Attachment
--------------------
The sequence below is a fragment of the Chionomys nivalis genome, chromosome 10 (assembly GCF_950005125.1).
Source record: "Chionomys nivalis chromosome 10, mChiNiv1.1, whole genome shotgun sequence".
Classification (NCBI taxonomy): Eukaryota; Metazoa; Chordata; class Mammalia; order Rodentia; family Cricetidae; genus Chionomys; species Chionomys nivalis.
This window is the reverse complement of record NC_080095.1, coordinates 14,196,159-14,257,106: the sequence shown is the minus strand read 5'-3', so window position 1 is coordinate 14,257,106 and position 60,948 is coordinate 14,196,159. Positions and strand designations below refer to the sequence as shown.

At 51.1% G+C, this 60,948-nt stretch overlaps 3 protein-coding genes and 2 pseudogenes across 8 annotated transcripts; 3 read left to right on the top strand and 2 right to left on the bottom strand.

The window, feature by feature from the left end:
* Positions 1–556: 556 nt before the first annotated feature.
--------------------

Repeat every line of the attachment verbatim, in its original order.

The sequence below is a fragment of the Chionomys nivalis genome, chromosome 10 (assembly GCF_950005125.1).
Source record: "Chionomys nivalis chromosome 10, mChiNiv1.1, whole genome shotgun sequence".
Classification (NCBI taxonomy): Eukaryota; Metazoa; Chordata; class Mammalia; order Rodentia; family Cricetidae; genus Chionomys; species Chionomys nivalis.
This window is the reverse complement of record NC_080095.1, coordinates 14,196,159-14,257,106: the sequence shown is the minus strand read 5'-3', so window position 1 is coordinate 14,257,106 and position 60,948 is coordinate 14,196,159. Positions and strand designations below refer to the sequence as shown.

At 51.1% G+C, this 60,948-nt stretch overlaps 3 protein-coding genes and 2 pseudogenes across 8 annotated transcripts; 3 read left to right on the top strand and 2 right to left on the bottom strand.

The window, feature by feature from the left end:
* Positions 1–556: 556 nt before the first annotated feature.